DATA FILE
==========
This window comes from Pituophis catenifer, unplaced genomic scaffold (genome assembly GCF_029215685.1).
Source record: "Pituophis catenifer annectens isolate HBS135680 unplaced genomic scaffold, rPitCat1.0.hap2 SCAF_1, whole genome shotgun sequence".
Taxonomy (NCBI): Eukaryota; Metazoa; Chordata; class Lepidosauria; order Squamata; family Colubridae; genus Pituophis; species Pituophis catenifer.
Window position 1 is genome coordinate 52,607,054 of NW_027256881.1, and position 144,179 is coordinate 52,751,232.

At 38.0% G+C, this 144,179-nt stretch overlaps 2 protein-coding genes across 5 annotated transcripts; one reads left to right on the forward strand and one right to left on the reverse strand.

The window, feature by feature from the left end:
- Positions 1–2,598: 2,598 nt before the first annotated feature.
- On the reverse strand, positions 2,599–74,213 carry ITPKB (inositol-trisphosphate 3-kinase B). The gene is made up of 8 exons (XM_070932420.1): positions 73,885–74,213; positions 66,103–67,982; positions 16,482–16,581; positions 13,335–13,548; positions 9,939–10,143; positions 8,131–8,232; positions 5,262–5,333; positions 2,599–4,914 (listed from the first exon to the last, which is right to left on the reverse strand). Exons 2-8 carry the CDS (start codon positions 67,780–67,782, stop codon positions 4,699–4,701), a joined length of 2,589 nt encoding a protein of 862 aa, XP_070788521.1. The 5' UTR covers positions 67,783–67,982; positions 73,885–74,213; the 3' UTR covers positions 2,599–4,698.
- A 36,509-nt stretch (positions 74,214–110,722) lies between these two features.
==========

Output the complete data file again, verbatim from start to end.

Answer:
This window comes from Pituophis catenifer, unplaced genomic scaffold (genome assembly GCF_029215685.1).
Source record: "Pituophis catenifer annectens isolate HBS135680 unplaced genomic scaffold, rPitCat1.0.hap2 SCAF_1, whole genome shotgun sequence".
Taxonomy (NCBI): Eukaryota; Metazoa; Chordata; class Lepidosauria; order Squamata; family Colubridae; genus Pituophis; species Pituophis catenifer.
Window position 1 is genome coordinate 52,607,054 of NW_027256881.1, and position 144,179 is coordinate 52,751,232.

At 38.0% G+C, this 144,179-nt stretch overlaps 2 protein-coding genes across 5 annotated transcripts; one reads left to right on the forward strand and one right to left on the reverse strand.

The window, feature by feature from the left end:
- Positions 1–2,598: 2,598 nt before the first annotated feature.
- On the reverse strand, positions 2,599–74,213 carry ITPKB (inositol-trisphosphate 3-kinase B). The gene is made up of 8 exons (XM_070932420.1): positions 73,885–74,213; positions 66,103–67,982; positions 16,482–16,581; positions 13,335–13,548; positions 9,939–10,143; positions 8,131–8,232; positions 5,262–5,333; positions 2,599–4,914 (listed from the first exon to the last, which is right to left on the reverse strand). Exons 2-8 carry the CDS (start codon positions 67,780–67,782, stop codon positions 4,699–4,701), a joined length of 2,589 nt encoding a protein of 862 aa, XP_070788521.1. The 5' UTR covers positions 67,783–67,982; positions 73,885–74,213; the 3' UTR covers positions 2,599–4,698.
- A 36,509-nt stretch (positions 74,214–110,722) lies between these two features.